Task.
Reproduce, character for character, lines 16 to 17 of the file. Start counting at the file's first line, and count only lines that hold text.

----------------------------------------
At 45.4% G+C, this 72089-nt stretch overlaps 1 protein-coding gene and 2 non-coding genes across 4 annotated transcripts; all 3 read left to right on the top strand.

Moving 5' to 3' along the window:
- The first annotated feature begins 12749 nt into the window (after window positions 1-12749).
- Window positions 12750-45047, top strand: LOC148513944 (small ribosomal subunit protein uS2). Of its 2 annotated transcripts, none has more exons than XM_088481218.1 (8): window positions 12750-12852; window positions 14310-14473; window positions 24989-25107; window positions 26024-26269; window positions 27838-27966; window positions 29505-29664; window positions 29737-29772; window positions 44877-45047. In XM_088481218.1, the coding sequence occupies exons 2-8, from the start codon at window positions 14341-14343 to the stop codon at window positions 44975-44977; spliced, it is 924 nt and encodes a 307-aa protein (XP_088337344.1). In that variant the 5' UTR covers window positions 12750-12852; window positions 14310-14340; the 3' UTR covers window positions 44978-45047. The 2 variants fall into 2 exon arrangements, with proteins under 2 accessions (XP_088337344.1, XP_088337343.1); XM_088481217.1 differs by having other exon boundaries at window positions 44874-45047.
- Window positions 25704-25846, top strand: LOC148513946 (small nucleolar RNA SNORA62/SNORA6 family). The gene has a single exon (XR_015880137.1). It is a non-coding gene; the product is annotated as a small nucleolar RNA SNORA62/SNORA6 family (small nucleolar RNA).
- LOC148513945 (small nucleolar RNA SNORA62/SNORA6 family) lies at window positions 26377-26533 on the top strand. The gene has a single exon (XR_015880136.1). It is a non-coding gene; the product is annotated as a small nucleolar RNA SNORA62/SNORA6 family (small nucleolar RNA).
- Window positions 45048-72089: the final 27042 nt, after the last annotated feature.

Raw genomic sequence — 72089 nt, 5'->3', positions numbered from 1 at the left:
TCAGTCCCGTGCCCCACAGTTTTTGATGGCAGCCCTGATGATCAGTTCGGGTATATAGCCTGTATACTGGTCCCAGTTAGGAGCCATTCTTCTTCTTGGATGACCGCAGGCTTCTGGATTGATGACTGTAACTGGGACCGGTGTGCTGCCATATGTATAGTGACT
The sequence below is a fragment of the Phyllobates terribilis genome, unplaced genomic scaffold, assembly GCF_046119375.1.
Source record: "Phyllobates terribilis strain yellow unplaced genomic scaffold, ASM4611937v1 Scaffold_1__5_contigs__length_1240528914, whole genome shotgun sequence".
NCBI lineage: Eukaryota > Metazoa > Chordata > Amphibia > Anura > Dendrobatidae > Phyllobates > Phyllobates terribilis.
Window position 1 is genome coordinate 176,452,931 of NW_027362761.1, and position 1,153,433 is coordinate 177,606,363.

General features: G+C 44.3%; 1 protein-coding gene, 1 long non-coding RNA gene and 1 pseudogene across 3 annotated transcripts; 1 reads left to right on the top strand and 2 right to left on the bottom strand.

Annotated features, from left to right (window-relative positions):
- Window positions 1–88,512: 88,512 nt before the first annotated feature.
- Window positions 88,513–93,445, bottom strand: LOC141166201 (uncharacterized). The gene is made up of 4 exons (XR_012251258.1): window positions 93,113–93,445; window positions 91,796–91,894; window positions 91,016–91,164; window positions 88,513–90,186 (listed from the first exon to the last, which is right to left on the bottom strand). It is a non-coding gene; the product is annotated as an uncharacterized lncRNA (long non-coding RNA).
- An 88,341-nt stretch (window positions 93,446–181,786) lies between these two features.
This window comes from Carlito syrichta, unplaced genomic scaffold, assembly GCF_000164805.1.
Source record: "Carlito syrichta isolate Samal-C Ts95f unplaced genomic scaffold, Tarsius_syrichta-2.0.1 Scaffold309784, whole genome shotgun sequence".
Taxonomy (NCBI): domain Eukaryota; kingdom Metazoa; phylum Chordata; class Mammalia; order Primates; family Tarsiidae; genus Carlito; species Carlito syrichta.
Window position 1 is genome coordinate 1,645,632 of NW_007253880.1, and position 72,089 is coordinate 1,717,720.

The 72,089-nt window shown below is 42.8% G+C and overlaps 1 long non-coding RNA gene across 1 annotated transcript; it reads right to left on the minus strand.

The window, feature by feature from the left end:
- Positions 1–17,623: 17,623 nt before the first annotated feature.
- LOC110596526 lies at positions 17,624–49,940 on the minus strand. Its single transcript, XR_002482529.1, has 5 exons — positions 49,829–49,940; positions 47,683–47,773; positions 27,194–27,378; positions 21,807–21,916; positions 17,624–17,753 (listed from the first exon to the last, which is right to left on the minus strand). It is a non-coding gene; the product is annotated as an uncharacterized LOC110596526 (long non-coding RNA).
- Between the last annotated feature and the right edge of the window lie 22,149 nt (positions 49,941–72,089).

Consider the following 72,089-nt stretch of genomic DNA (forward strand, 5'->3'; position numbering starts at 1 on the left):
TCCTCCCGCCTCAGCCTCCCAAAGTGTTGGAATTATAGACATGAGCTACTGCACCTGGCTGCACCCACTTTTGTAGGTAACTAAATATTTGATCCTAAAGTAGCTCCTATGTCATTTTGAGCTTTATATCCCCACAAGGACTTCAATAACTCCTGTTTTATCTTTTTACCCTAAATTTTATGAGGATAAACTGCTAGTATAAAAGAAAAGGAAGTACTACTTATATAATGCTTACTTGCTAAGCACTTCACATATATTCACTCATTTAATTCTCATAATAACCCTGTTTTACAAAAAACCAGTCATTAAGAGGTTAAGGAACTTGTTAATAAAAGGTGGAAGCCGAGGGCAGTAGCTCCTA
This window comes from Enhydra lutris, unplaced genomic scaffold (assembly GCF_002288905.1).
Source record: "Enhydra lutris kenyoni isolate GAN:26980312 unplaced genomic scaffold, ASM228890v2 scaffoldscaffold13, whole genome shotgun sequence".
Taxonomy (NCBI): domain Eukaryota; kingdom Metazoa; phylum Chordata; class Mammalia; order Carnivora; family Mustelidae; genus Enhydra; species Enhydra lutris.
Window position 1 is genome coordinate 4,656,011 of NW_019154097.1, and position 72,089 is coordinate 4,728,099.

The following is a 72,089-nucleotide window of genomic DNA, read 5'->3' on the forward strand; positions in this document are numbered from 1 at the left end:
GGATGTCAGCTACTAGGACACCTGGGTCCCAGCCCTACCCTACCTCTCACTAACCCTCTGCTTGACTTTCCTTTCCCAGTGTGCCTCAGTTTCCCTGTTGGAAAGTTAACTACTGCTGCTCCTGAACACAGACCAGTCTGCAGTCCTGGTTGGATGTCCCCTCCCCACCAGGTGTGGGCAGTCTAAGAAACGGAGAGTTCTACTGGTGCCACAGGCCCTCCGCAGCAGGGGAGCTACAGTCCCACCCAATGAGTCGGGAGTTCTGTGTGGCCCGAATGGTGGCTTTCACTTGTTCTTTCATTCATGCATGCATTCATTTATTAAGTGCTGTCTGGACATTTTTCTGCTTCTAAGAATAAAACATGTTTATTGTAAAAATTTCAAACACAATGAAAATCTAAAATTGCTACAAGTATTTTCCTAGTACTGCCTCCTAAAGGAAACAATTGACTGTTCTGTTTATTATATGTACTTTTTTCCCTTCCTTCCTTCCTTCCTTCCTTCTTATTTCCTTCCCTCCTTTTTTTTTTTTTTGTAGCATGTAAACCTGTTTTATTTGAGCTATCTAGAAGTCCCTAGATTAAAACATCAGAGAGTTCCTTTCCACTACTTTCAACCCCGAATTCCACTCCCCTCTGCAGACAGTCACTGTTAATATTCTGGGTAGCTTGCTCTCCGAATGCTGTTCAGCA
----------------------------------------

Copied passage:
- Window positions 1–88,512: 88,512 nt before the first annotated feature.
- Window positions 88,513–93,445, bottom strand: LOC141166201 (uncharacterized). The gene is made up of 4 exons (XR_012251258.1): window positions 93,113–93,445; window positions 91,796–91,894; window positions 91,016–91,164; window positions 88,513–90,186 (listed from the first exon to the last, which is right to left on the bottom strand). It is a non-coding gene; the product is annotated as an uncharacterized lncRNA (long non-coding RNA).